Chhai Leng lives in a village of the Kampong Speu province in Cambodia. She is 62. Every day, she wakes up at 4 AM to take care of her five grandchildren: “If I don’t help my children, who will?”
Like many women in Cambodia, her daughters have to leave their children behind in the countryside, with overrun grandparents, 6 days out of 7, so that they can get to the factory where they work. The textile industry employs nearly 800,000 people in Cambodia, 80% of which are women.
The Cambodian law imposes on companies employing more than 100 women to offer childcare services, in their premises or nearby. In reality, the law is largely ignored.
To let these women continue working and contribute to the family’s income, to provide children with appropriate care and learning, to “free” grandparents, Planète Enfants & Développement launches a new 4-year-long project. We will develop 22 community nurseries in villages of the Kampong Speu, Kandal and Phnom Penh provinces.Over 3,000 women garment workers will benefit from these nurseries, welcoming 25 children between 3 and 36 months each.
“We want to uplift a new model of nurseries that implicates factory employers in the funding and involves not only parents, but also community councils. We have identified the 5 first potential locations: we are currently in discussion with companies and the municipalities that make land available. In parallel, we are working on the nurseries’ plans and are about to make an invitation to tender to Cambodian builders. Covid-19 has slightly delayed the project as it was hard to meet with local authorities. If the situation does not worsen again, we hope to be able to open the first nurseries in February 2021.”, explains Nathalie Dupont, the PE&D Cambodia Director.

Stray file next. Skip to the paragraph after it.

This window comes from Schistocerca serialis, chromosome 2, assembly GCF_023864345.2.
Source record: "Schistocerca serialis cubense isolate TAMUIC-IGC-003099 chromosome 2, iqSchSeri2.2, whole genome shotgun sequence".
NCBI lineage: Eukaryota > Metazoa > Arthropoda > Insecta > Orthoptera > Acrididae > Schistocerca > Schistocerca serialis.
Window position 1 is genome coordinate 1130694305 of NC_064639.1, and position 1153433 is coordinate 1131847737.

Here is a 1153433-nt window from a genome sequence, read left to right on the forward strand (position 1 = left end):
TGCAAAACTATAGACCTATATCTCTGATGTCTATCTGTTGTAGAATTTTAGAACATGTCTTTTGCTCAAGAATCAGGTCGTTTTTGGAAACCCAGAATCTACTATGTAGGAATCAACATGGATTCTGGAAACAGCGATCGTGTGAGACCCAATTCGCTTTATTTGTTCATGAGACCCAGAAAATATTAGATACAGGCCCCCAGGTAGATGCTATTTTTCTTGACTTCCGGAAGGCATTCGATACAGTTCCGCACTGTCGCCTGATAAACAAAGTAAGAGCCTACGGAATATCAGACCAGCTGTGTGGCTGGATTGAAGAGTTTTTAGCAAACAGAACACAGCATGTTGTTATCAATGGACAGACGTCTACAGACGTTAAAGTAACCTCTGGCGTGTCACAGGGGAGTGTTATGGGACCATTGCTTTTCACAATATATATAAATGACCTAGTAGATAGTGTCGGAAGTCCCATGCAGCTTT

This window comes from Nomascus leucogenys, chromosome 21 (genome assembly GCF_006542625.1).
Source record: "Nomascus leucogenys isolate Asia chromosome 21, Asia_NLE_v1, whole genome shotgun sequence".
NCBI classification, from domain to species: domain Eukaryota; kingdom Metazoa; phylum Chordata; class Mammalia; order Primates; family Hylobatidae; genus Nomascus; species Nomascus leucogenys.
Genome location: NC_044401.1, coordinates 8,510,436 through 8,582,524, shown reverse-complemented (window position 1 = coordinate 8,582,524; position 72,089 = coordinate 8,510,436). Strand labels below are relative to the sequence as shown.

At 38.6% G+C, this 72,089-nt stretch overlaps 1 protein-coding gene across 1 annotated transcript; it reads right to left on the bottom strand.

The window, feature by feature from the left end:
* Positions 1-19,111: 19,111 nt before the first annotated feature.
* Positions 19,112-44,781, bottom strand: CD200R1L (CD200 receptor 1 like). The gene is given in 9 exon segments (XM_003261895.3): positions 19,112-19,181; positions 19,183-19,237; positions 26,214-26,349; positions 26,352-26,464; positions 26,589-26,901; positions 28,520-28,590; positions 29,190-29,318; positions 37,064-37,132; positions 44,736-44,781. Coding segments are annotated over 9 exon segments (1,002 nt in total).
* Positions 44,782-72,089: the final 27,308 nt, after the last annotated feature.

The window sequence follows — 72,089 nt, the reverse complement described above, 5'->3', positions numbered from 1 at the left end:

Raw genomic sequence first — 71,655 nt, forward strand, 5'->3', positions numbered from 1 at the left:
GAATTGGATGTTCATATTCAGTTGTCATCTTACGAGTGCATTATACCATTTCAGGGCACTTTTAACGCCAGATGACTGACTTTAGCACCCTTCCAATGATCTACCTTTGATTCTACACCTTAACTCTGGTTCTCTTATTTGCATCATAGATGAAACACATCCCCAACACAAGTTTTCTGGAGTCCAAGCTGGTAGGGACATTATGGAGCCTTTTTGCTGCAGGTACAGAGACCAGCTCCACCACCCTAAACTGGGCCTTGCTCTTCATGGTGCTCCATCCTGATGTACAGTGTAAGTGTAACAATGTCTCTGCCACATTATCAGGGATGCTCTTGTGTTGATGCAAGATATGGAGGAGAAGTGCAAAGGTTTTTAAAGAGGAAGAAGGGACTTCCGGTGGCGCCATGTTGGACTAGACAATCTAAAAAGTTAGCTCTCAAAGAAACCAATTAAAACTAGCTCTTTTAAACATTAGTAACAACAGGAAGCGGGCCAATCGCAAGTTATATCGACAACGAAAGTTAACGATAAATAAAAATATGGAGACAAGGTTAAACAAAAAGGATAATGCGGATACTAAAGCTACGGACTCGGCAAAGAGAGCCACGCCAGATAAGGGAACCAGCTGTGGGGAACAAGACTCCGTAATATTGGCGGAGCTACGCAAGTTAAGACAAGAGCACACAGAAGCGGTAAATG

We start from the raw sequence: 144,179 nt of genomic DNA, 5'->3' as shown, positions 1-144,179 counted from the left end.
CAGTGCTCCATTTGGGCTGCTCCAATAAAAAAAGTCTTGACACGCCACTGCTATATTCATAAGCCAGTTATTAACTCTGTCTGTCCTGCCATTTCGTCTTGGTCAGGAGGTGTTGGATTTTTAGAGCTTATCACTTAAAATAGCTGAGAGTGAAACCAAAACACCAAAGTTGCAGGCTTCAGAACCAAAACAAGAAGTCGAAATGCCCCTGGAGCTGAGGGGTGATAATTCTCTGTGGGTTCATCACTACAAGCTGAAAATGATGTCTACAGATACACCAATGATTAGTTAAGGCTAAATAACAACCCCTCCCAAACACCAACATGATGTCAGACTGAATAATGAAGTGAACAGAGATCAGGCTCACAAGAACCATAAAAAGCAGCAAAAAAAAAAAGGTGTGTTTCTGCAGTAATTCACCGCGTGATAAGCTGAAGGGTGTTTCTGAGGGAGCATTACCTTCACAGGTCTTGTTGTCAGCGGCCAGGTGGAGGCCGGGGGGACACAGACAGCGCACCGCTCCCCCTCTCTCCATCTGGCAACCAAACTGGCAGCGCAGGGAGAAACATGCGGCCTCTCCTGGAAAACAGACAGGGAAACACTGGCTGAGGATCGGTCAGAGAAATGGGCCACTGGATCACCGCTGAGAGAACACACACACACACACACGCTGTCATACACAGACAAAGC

A launch seminar will take place in the week of the 19th October, following the Cambodian custom, with the governors of the three provinces, the community councils, the textile factories, big brands and also the Cambodian ministries involved in the project. The few private nurseries that exist are too expensive, and it is time to find an alternative model supported by the State.
To undertake this project, we have received a $2.7billion subvention from the World Bank thanks to funding from the Japanese Fund for Social Development.
October, 9th 2020